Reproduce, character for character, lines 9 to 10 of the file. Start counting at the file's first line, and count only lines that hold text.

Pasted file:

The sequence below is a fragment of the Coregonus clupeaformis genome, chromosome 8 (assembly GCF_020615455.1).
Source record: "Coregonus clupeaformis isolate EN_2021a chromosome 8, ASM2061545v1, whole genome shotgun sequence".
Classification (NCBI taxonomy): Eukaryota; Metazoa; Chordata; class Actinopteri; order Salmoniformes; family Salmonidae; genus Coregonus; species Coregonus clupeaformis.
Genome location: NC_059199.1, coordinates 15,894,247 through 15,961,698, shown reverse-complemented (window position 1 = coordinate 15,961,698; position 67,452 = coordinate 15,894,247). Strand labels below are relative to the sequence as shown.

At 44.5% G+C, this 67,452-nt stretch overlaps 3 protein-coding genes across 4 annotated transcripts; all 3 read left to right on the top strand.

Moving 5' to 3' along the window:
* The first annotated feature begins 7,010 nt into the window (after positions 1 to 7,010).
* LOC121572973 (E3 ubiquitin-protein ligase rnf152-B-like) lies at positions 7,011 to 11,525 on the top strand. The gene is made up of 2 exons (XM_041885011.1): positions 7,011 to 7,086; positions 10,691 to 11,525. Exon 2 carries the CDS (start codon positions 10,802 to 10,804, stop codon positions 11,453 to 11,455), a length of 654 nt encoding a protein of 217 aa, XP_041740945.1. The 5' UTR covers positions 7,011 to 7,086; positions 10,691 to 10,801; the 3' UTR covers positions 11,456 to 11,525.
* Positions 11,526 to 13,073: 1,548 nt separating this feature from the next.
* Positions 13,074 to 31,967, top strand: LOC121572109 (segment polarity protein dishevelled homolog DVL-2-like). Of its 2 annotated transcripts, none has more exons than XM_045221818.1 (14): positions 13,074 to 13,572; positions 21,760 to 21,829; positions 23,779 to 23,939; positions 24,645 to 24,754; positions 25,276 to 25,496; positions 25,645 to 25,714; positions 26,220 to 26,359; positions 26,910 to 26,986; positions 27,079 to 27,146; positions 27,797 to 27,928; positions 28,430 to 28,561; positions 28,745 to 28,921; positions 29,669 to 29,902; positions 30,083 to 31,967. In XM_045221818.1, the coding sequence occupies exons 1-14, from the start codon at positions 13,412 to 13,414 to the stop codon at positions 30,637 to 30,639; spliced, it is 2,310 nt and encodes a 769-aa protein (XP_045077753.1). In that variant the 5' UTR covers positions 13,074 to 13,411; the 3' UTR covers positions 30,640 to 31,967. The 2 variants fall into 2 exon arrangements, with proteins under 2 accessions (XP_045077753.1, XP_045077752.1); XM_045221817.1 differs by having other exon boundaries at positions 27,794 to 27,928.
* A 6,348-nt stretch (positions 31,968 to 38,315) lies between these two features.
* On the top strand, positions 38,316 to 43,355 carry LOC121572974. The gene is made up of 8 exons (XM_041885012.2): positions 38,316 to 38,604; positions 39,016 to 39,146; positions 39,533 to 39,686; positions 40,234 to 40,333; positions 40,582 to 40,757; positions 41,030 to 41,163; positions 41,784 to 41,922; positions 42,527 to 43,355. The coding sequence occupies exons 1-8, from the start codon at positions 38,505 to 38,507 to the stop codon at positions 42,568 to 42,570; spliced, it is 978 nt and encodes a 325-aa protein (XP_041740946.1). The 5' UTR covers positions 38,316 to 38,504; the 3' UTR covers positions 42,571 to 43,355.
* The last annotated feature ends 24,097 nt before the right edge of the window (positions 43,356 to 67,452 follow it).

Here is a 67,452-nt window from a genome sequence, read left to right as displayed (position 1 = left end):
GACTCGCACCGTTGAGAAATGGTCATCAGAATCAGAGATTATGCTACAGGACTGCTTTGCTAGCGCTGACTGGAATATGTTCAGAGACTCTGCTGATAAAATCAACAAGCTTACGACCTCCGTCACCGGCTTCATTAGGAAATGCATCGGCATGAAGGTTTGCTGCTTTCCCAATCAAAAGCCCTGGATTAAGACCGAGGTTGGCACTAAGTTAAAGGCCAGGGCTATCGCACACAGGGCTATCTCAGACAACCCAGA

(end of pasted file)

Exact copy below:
* Positions 11,526 to 13,073: 1,548 nt separating this feature from the next.
* Positions 13,074 to 31,967, top strand: LOC121572109 (segment polarity protein dishevelled homolog DVL-2-like). Of its 2 annotated transcripts, none has more exons than XM_045221818.1 (14): positions 13,074 to 13,572; positions 21,760 to 21,829; positions 23,779 to 23,939; positions 24,645 to 24,754; positions 25,276 to 25,496; positions 25,645 to 25,714; positions 26,220 to 26,359; positions 26,910 to 26,986; positions 27,079 to 27,146; positions 27,797 to 27,928; positions 28,430 to 28,561; positions 28,745 to 28,921; positions 29,669 to 29,902; positions 30,083 to 31,967. In XM_045221818.1, the coding sequence occupies exons 1-14, from the start codon at positions 13,412 to 13,414 to the stop codon at positions 30,637 to 30,639; spliced, it is 2,310 nt and encodes a 769-aa protein (XP_045077753.1). In that variant the 5' UTR covers positions 13,074 to 13,411; the 3' UTR covers positions 30,640 to 31,967. The 2 variants fall into 2 exon arrangements, with proteins under 2 accessions (XP_045077753.1, XP_045077752.1); XM_045221817.1 differs by having other exon boundaries at positions 27,794 to 27,928.